### Introduction to a line integral of a scalar-valued function

A *line integral* (sometimes called a path integral) of a
scalar-valued function can be thought of as a generalization
of the one-variable integral of a function over an interval,
where the interval can be shaped into a
curve.
A simple analogy that captures the essence of a scalar line integral
is that of calculating the mass of a wire from its density.

If the density of a wire were constant, then one could calculate its mass by multiplying the density by the arc length of the curve. If, on the other hand, the density varies along the wire, one can use a procedure similar to that of calculating the arc length to derive a formula for the density. This formula defines of the line integral over the wire of the function giving the density.

Extending the slinky example used to introduce arc length, we let one coil of the slinky be parametrized by $\dllp(t) = (\cos t, \sin t, t)$, for $0 \le t \le 2\pi$, and imagine that the density of the slinky at the point $(x,y,z)$ is given by some function $\dlsi(x,y,z)$. This function describes how the slinky might be thicker in some parts and thinner in others. For a given value of $t$, a point on the slinky is $\dllp(t)$, and the density of the slinky at that point is $\dlsi(\dllp(t))$, as illustrated below.

#### Applet loading

*Helix with variable density.* The function $\dllp(t) = (\cos t, \sin t, t)$, for $0 \le t \le 2\pi$ parametrizes a helix. The blue curve representing the helix is drawn with a variable width, representing the varying density $\dlsi(x,y,z)$ of the helix at each point $(x,y,z)=\dllp(t)$ along its length. By dragging the cyan point representing $t$ on the slider, one can move the red point $\dllp(t)$ along the helix.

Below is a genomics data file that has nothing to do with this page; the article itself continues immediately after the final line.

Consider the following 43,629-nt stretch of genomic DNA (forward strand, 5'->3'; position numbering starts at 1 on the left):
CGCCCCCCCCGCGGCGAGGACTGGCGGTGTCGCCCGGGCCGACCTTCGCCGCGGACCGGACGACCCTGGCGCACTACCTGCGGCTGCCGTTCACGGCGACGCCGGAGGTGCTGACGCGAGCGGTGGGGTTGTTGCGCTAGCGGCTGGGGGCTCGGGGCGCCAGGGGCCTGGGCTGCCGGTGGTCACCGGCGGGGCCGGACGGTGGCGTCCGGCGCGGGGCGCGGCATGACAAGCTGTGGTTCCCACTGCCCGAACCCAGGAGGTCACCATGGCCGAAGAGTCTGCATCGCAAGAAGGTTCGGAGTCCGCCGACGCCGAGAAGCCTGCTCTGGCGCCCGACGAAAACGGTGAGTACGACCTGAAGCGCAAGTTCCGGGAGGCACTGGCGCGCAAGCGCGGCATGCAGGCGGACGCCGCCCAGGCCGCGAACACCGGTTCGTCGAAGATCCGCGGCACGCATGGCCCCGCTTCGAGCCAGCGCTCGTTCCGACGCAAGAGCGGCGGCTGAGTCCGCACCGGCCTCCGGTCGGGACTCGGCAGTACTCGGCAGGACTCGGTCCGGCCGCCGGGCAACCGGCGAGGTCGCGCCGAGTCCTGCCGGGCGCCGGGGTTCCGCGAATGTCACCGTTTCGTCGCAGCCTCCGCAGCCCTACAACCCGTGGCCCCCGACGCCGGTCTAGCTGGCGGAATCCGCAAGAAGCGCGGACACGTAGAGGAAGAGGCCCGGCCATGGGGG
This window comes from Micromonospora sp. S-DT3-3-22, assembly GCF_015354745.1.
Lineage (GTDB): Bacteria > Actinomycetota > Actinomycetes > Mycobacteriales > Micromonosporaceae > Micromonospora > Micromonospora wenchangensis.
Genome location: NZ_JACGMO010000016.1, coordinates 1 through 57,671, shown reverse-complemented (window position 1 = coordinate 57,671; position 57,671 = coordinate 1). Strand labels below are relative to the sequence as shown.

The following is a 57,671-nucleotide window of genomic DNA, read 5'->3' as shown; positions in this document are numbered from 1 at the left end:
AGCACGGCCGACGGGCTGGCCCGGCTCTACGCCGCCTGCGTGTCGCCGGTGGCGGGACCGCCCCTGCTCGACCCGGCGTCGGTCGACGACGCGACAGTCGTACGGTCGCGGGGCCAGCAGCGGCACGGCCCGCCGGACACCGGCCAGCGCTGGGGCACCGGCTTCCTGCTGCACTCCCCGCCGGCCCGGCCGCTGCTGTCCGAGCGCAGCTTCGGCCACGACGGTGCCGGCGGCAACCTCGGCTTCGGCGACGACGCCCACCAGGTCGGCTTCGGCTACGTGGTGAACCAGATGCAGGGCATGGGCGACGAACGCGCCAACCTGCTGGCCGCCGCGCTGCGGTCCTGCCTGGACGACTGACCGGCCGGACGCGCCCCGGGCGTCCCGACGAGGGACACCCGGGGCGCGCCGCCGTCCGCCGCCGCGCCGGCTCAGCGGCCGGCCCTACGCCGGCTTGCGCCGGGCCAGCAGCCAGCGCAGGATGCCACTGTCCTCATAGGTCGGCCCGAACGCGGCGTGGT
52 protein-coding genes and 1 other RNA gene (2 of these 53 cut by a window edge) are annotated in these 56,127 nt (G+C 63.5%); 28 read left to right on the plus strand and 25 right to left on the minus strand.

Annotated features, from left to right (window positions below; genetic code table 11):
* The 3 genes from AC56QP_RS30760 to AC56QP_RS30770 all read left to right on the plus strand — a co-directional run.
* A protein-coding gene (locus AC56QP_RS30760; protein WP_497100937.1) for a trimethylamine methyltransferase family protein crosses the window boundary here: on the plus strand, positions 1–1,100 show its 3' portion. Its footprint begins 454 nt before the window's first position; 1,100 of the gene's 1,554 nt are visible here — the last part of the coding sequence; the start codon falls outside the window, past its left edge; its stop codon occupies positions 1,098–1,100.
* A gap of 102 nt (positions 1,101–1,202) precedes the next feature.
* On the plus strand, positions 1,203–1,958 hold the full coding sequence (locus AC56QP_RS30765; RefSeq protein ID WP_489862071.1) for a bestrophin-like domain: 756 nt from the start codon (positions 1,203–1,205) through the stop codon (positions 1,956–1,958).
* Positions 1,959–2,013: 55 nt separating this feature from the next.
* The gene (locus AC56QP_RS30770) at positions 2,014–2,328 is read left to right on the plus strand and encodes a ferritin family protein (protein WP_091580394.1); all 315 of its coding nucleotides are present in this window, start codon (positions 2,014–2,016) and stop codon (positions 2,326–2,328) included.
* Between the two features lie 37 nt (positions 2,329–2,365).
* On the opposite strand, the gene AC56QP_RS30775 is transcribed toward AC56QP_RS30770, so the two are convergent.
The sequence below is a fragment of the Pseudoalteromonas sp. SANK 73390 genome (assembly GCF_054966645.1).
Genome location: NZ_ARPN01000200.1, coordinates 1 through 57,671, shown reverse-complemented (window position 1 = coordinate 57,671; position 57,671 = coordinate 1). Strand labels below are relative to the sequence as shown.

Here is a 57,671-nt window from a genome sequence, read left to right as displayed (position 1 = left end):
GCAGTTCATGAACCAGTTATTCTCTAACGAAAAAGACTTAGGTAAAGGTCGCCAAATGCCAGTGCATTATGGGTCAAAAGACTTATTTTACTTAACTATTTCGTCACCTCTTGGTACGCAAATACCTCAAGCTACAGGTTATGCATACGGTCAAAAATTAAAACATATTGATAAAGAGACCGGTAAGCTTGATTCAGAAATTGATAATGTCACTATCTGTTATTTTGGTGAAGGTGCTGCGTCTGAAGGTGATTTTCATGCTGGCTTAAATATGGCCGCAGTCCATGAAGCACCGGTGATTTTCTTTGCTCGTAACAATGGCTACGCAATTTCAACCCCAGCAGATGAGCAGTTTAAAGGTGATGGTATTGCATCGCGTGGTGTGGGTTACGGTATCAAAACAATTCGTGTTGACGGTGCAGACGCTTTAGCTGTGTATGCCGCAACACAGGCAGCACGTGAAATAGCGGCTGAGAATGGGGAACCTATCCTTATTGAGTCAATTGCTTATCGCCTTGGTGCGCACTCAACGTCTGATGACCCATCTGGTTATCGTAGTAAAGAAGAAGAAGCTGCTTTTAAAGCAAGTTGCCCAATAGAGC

To calculate the mass of the slinky, we repeat the procedure we used to calculate its length. We pretend the slinky is composed by a bunch of straight line segments. Moreover, we assume each line segment has constant density, so the mass of the line segment is simply its length times its density. We let the density of each line segment be the density of the slinky at the point where the upper end of the line segment touches the slinky. (In the below applet, we use width of the curves to represent density.) For a given discretization $\Delta t$, we estimate the mass of the slinky as the total mass of the line segments (labeled as mass($\Delta t$)).

#### Applet loading

*Line integral of helix mass from density.* The function $\dllp(t) = (\cos t, \sin t, t)$, for $0 \le t \le 2\pi$ parametrizes a helix. The blue curve representing the helix is drawn with a variable width, representing the varying density $\dlsi(x,y,z)$ of the helix at each point $(x,y,z)=\dllp(t)$ along its length. The green line segments of constant width represent segments of constant density that approximate the helix. The discretization size of the line segments $\Delta t$ can be changed by moving the cyan point on the slider. As $\Delta t \to 0$, the mass of the line segment approximation, labeled mass($\Delta t$), approaches the actual mass of the helix.

We can increase the number of line segments (decreasing the length of each line segment) so that the total mass of the line segments becomes a better estimate of the slinky mass. As the discretization size $\Delta t$ approaches zero, the length of each line segment shrinks toward zero, the number of line segments increases, and the density of each line segment more closely approximates the density of the slinky. Since the total length of the line segments approaches the slinky length, the total mass of the line segments approaches the mass of the slinky.